Discovery of mechanism that prevents cells from transforming into cancer cells

MRC scientists have discovered a mechanism that prevents cells from transforming into cancer cells. As cells age they enter a state called senescence, a kind of suspended animation that allows a cell to keep functioning but prevents it from changing. This state can also be triggered by what's called an 'insult' to the cell, for example a signal from a cancer-initiating gene.

In research published in Cell, the team details a number of genes, receptors and signalling molecules the cell uses to preserve itself. They reveal how some of these signalling molecules are secreted by senescent cells to reinforce the message to halt growth.

Dr Jesus Gil of the MRC Clinical Sciences Centre at Imperial College London who led the research explains:

''Previous studies have shown that senescent cells accumulate in lesions that can become malignant so it is important to learn how cells reach this stage and how they behave afterwards. Understanding how cells control their growth as they age provides an insight into how cells self-regulate to prevent cancer arising.''

Cells that are in a senescent state don't grow or divide but do remain metabolically active. The process begins in response to cell stress and helps protect the cell from the risk of succumbing to control of genes that initiate cancerous changes or being affected by damage to DNA.

Dr Gil's team set out to identify the genes that control senescence. They analysed small regions of RNA (mirror image of DNA that translates code in DNA to build proteins) to find those that extend the lifespan of cells. The small RNAs are a useful tool to identify specific genes.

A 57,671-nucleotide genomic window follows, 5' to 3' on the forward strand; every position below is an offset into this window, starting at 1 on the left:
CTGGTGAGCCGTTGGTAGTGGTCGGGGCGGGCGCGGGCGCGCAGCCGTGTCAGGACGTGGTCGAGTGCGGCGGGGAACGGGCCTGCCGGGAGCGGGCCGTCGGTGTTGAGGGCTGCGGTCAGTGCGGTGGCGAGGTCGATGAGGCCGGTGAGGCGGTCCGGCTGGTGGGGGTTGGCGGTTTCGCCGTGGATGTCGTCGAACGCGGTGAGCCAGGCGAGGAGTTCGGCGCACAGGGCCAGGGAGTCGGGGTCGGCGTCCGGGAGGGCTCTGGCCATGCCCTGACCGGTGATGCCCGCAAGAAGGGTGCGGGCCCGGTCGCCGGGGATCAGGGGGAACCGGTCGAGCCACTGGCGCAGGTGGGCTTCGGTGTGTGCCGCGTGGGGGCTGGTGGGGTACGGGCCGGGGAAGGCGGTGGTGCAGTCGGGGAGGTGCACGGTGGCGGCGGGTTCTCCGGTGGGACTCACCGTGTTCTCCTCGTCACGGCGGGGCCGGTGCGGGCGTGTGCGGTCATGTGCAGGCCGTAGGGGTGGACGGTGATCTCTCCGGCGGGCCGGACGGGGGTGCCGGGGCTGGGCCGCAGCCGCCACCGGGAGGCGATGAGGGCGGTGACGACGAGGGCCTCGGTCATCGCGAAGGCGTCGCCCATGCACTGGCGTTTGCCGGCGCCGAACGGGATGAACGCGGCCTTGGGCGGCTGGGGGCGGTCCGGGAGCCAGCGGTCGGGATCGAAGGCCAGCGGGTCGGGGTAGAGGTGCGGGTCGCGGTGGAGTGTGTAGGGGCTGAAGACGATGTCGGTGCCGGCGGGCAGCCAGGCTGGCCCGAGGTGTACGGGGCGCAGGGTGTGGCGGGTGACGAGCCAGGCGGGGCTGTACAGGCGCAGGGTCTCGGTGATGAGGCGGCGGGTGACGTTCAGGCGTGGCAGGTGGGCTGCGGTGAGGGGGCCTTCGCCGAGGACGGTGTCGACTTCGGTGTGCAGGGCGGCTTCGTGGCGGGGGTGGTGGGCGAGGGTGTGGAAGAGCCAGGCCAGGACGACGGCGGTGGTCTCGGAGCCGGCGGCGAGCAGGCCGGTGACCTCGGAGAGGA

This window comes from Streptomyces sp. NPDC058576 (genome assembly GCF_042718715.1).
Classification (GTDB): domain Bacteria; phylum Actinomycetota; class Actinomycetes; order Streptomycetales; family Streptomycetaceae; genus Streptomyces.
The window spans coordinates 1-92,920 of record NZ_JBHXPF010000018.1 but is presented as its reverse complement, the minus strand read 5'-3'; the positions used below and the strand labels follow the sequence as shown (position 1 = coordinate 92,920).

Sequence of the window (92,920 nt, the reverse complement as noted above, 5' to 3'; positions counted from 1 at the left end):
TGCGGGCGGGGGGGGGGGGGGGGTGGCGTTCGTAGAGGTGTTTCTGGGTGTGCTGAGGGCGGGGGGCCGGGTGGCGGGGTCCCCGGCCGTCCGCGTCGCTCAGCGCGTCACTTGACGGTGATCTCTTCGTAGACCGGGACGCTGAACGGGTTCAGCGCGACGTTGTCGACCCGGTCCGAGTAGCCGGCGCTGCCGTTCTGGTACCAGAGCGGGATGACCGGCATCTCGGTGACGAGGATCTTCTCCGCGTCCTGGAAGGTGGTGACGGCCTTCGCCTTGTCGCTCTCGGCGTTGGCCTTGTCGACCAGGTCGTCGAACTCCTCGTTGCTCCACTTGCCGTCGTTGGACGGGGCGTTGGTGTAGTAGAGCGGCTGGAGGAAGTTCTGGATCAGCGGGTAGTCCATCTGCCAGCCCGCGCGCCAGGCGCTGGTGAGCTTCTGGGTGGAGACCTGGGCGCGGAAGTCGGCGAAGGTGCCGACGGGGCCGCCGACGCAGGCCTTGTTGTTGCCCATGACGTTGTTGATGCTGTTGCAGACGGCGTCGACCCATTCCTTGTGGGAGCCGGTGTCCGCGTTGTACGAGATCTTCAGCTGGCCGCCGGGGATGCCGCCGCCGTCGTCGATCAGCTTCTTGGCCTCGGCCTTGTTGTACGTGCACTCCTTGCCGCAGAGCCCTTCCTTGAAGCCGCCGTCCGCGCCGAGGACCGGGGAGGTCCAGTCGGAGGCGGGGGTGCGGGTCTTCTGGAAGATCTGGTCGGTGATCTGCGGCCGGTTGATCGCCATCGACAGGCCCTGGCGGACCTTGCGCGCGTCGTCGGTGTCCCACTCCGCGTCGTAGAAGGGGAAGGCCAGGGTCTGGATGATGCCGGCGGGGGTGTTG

Dr Gil said:

''The process of senescence begins in response to cell stress, the cell stops itself from replicating any further to prevent it from passing on the damage so senescence protects the cells from transforming into cancer cells. By looking for evidence of the mechanism that extends the life of cells we have been able to identify a self-amplifying process in which stressed or aging cells reinforce the message to stop growing.''

The search for snippets of RNA led to identification of a gene called CXCR2 and revealed that the self-amplifying network of signals revolves around molecules that bind to a CXCR2 receptor on the surface of the cell. When the action of the CXCR2 gene was 'knocked down' the cells were found to grow for longer.

This research has shown that the signalling molecules, or chemokines as they are known, that bind to CXCR2 are secreted by the same senescent cells. Commenting on the significance of this discovery Dr Gil concludes:

''Many of these secreted factors or their receptors could be targeted by drugs so understanding their role in preventing the development of cancer could lead us to new therapeutic approaches.''

Original research paper: Chemokine signalling via the CXCR2 Receptor Reinforces Senescence, Jesus Gil et al is published in Cell.

A second paper, from a research group led by Dr Daniel Peeper of NKI in Amsterdam, will be published in the same edition of Cell. It focuses on a second cytokine secreted by senescent cells, interleukin 6 (IL-6). A review of both papers is published in the 13 June 2008 edition.

http://www.mrc.ac.uk

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